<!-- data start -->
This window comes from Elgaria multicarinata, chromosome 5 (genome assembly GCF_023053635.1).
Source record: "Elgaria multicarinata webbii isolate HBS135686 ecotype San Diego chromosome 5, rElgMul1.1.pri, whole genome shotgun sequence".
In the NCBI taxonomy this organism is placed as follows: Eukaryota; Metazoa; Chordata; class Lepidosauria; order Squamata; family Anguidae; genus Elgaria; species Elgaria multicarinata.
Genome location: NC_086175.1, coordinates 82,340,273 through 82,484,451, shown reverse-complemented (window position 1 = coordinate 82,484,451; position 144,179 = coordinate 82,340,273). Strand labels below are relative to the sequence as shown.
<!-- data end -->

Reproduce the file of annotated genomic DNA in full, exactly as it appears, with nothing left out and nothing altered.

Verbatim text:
This window comes from Elgaria multicarinata, chromosome 5 (genome assembly GCF_023053635.1).
Source record: "Elgaria multicarinata webbii isolate HBS135686 ecotype San Diego chromosome 5, rElgMul1.1.pri, whole genome shotgun sequence".
In the NCBI taxonomy this organism is placed as follows: Eukaryota; Metazoa; Chordata; class Lepidosauria; order Squamata; family Anguidae; genus Elgaria; species Elgaria multicarinata.
Genome location: NC_086175.1, coordinates 82,340,273 through 82,484,451, shown reverse-complemented (window position 1 = coordinate 82,484,451; position 144,179 = coordinate 82,340,273). Strand labels below are relative to the sequence as shown.